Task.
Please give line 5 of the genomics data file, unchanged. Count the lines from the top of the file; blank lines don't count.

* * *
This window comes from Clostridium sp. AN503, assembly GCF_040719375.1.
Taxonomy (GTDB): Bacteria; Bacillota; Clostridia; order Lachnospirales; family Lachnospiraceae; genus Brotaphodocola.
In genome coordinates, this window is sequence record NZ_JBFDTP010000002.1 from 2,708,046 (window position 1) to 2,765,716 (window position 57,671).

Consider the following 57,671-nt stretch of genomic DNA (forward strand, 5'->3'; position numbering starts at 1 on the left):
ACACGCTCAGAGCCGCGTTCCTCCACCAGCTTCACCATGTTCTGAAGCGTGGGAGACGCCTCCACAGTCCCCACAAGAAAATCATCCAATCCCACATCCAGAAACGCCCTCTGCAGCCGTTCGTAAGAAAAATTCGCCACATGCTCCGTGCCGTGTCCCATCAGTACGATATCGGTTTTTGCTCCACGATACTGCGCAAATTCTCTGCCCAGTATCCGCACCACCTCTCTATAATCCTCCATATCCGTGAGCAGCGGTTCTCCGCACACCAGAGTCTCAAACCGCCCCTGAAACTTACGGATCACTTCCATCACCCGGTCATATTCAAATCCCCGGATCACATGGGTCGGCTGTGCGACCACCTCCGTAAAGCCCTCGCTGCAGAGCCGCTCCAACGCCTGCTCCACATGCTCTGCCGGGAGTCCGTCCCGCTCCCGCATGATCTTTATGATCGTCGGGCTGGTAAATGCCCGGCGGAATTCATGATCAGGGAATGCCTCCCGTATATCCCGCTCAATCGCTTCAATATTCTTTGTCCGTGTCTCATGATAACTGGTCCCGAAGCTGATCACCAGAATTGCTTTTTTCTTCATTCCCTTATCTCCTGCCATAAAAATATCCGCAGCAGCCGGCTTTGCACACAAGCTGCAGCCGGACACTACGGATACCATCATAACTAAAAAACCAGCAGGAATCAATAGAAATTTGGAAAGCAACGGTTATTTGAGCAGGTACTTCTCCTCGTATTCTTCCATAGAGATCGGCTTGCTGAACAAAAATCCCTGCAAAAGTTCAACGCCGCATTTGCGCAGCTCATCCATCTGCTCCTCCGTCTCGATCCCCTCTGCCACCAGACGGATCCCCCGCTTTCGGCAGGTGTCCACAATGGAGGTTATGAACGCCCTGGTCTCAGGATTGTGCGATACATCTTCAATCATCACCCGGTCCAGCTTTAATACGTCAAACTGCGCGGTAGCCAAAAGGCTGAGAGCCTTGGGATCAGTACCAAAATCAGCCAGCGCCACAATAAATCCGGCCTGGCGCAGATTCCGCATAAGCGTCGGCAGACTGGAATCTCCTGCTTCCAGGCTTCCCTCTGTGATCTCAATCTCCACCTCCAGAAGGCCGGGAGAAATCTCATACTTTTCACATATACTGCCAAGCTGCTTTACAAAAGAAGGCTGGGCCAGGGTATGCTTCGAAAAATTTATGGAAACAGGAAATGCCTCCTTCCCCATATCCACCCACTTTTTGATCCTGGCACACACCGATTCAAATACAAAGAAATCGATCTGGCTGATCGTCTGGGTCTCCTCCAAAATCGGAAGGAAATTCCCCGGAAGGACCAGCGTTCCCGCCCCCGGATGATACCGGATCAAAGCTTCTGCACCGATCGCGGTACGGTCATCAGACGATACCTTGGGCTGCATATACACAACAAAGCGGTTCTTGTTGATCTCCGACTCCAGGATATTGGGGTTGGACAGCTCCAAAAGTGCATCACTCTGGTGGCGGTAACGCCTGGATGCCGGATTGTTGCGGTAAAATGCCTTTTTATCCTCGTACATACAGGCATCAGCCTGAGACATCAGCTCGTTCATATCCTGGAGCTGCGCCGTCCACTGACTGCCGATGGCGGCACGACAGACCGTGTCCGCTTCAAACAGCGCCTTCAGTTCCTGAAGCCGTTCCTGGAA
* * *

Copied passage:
ACACGCTCAGAGCCGCGTTCCTCCACCAGCTTCACCATGTTCTGAAGCGTGGGAGACGCCTCCACAGTCCCCACAAGAAAATCATCCAATCCCACATCCAGAAACGCCCTCTGCAGCCGTTCGTAAGAAAAATTCGCCACATGCTCCGTGCCGTGTCCCATCAGTACGATATCGGTTTTTGCTCCACGATACTGCGCAAATTCTCTGCCCAGTATCCGCACCACCTCTCTATAATCCTCCATATCCGTGAGCAGCGGTTCTCCGCACACCAGAGTCTCAAACCGCCCCTGAAACTTACGGATCACTTCCATCACCCGGTCATATTCAAATCCCCGGATCACATGGGTCGGCTGTGCGACCACCTCCGTAAAGCCCTCGCTGCAGAGCCGCTCCAACGCCTGCTCCACATGCTCTGCCGGGAGTCCGTCCCGCTCCCGCATGATCTTTATGATCGTCGGGCTGGTAAATGCCCGGCGGAATTCATGATCAGGGAATGCCTCCCGTATATCCCGCTCAATCGCTTCAATATTCTTTGTCCGTGTCTCATGATAACTGGTCCCGAAGCTGATCACCAGAATTGCTTTTTTCTTCATTCCCTTATCTCCTGCCATAAAAATATCCGCAGCAGCCGGCTTTGCACACAAGCTGCAGCCGGACACTACGGATACCATCATAACTAAAAAACCAGCAGGAATCAATAGAAATTTGGAAAGCAACGGTTATTTGAGCAGGTACTTCTCCTCGTATTCTTCCATAGAGATCGGCTTGCTGAACAAAAATCCCTGCAAAAGTTCAACGCCGCATTTGCGCAGCTCATCCATCTGCTCCTCCGTCTCGATCCCCTCTGCCACCAGACGGATCCCCCGCTTTCGGCAGGTGTCCACAATGGAGGTTATGAACGCCCTGGTCTCAGGATTGTGCGATACATCTTCAATCATCACCCGGTCCAGCTTTAATACGTCAAACTGCGCGGTAGCCAAAAGGCTGAGAGCCTTGGGATCAGTACCAAAATCAGCCAGCGCCACAATAAATCCGGCCTGGCGCAGATTCCGCATAAGCGTCGGCAGACTGGAATCTCCTGCTTCCAGGCTTCCCTCTGTGATCTCAATCTCCACCTCCAGAAGGCCGGGAGAAATCTCATACTTTTCACATATACTGCCAAGCTGCTTTACAAAAGAAGGCTGGGCCAGGGTATGCTTCGAAAAATTTATGGAAACAGGAAATGCCTCCTTCCCCATATCCACCCACTTTTTGATCCTGGCACACACCGATTCAAATACAAAGAAATCGATCTGGCTGATCGTCTGGGTCTCCTCCAAAATCGGAAGGAAATTCCCCGGAAGGACCAGCGTTCCCGCCCCCGGATGATACCGGATCAAAGCTTCTGCACCGATCGCGGTACGGTCATCAGACGATACCTTGGGCTGCATATACACAACAAAGCGGTTCTTGTTGATCTCCGACTCCAGGATATTGGGGTTGGACAGCTCCAAAAGTGCATCACTCTGGTGGCGGTAACGCCTGGATGCCGGATTGTTGCGGTAAAATGCCTTTTTATCCTCGTACATACAGGCATCAGCCTGAGACATCAGCTCGTTCATATCCTGGAGCTGCGCCGTCCACTGACTGCCGATGGCGGCACGACAGACCGTGTCCGCTTCAAACAGCGCCTTCAGTTCCTGAAGCCGTTCCTGGAA